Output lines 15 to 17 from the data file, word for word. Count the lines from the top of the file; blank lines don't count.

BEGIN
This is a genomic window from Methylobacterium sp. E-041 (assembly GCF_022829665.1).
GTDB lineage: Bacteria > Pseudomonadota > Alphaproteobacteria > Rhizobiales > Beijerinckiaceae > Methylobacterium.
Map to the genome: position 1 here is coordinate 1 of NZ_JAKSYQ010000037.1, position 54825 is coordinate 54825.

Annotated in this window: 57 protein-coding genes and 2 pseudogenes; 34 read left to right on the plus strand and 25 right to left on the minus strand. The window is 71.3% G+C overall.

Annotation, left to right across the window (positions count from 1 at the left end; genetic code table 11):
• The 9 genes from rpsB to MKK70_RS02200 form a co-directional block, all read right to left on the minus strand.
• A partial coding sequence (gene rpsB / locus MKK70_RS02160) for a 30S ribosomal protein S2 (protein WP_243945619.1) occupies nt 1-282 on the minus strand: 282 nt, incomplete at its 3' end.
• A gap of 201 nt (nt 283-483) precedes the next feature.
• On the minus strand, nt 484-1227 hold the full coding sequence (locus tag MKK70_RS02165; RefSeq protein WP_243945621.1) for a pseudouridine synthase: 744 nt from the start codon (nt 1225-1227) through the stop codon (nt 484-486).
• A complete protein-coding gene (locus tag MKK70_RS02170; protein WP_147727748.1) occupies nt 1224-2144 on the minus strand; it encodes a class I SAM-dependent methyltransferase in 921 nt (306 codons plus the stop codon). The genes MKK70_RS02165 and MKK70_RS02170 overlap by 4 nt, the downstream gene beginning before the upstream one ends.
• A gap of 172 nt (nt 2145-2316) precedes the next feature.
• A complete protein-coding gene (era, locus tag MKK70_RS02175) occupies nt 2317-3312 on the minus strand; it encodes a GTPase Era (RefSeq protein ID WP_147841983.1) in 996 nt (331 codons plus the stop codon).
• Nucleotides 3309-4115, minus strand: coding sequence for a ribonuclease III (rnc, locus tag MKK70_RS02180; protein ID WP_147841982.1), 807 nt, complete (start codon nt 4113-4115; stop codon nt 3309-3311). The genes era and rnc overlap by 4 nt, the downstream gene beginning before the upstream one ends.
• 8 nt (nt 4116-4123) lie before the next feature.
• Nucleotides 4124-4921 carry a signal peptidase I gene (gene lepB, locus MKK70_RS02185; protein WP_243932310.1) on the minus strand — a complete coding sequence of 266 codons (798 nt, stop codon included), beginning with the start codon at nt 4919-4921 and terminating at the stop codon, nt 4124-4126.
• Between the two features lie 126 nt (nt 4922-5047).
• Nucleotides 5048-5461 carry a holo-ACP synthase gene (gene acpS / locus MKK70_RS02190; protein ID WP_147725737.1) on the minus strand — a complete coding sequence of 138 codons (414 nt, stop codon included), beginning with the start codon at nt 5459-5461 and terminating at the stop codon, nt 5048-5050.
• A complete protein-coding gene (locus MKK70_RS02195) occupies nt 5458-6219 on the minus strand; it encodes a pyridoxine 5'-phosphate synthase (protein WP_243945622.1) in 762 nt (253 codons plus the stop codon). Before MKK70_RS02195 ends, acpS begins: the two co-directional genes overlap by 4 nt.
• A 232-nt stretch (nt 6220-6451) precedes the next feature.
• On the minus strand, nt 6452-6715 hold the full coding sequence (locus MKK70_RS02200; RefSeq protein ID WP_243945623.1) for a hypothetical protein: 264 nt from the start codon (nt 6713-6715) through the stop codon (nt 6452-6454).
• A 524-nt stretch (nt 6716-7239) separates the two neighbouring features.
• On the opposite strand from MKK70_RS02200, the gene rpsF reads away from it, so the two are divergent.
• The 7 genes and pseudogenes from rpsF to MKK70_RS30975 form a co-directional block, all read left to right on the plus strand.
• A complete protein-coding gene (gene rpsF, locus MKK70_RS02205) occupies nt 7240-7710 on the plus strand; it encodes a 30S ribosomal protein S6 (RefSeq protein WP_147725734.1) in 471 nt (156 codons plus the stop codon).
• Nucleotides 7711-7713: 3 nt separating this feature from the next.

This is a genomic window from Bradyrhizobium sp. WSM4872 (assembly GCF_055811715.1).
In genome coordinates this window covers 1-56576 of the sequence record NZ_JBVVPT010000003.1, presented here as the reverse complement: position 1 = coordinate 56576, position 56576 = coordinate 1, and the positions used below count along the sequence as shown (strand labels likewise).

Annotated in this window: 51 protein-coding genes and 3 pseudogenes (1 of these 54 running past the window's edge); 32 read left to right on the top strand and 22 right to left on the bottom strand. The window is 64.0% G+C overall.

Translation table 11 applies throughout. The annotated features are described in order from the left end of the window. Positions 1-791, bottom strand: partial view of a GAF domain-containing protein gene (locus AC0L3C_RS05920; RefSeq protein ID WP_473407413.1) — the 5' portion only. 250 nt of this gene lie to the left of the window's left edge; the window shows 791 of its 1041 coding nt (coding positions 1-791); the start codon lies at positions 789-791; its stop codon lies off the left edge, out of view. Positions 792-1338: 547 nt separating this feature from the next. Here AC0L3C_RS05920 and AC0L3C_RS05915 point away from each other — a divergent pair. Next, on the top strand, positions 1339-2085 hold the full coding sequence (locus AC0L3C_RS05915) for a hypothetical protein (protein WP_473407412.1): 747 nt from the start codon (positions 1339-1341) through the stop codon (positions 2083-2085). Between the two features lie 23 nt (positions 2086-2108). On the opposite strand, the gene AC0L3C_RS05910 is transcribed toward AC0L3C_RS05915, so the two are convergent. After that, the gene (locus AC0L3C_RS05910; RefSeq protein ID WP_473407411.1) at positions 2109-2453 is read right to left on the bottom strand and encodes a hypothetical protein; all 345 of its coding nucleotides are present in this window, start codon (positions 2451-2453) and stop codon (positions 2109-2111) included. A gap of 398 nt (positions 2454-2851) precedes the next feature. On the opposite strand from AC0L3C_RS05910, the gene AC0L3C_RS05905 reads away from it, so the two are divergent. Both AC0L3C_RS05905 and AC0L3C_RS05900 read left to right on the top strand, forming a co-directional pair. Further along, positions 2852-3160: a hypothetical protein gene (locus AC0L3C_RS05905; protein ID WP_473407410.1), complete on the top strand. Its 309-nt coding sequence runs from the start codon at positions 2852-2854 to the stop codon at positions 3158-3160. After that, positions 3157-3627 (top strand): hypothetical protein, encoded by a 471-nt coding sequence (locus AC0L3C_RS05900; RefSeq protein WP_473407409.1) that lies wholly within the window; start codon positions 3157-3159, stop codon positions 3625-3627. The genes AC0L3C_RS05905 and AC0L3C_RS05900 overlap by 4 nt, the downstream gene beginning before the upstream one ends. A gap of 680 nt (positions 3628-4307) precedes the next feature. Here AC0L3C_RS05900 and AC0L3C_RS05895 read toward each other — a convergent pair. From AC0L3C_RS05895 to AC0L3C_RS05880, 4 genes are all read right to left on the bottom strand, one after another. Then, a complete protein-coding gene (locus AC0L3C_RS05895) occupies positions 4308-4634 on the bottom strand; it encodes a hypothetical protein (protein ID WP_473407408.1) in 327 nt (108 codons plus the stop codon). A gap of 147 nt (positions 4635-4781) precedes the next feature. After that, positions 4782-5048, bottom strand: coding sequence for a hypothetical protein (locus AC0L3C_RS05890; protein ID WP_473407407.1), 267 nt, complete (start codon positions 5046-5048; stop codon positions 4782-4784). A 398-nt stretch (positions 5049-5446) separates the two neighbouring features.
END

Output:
• Nucleotides 4124-4921 carry a signal peptidase I gene (gene lepB, locus MKK70_RS02185; protein WP_243932310.1) on the minus strand — a complete coding sequence of 266 codons (798 nt, stop codon included), beginning with the start codon at nt 4919-4921 and terminating at the stop codon, nt 4124-4126.
• Between the two features lie 126 nt (nt 4922-5047).
• Nucleotides 5048-5461 carry a holo-ACP synthase gene (gene acpS / locus MKK70_RS02190; protein ID WP_147725737.1) on the minus strand — a complete coding sequence of 138 codons (414 nt, stop codon included), beginning with the start codon at nt 5459-5461 and terminating at the stop codon, nt 5048-5050.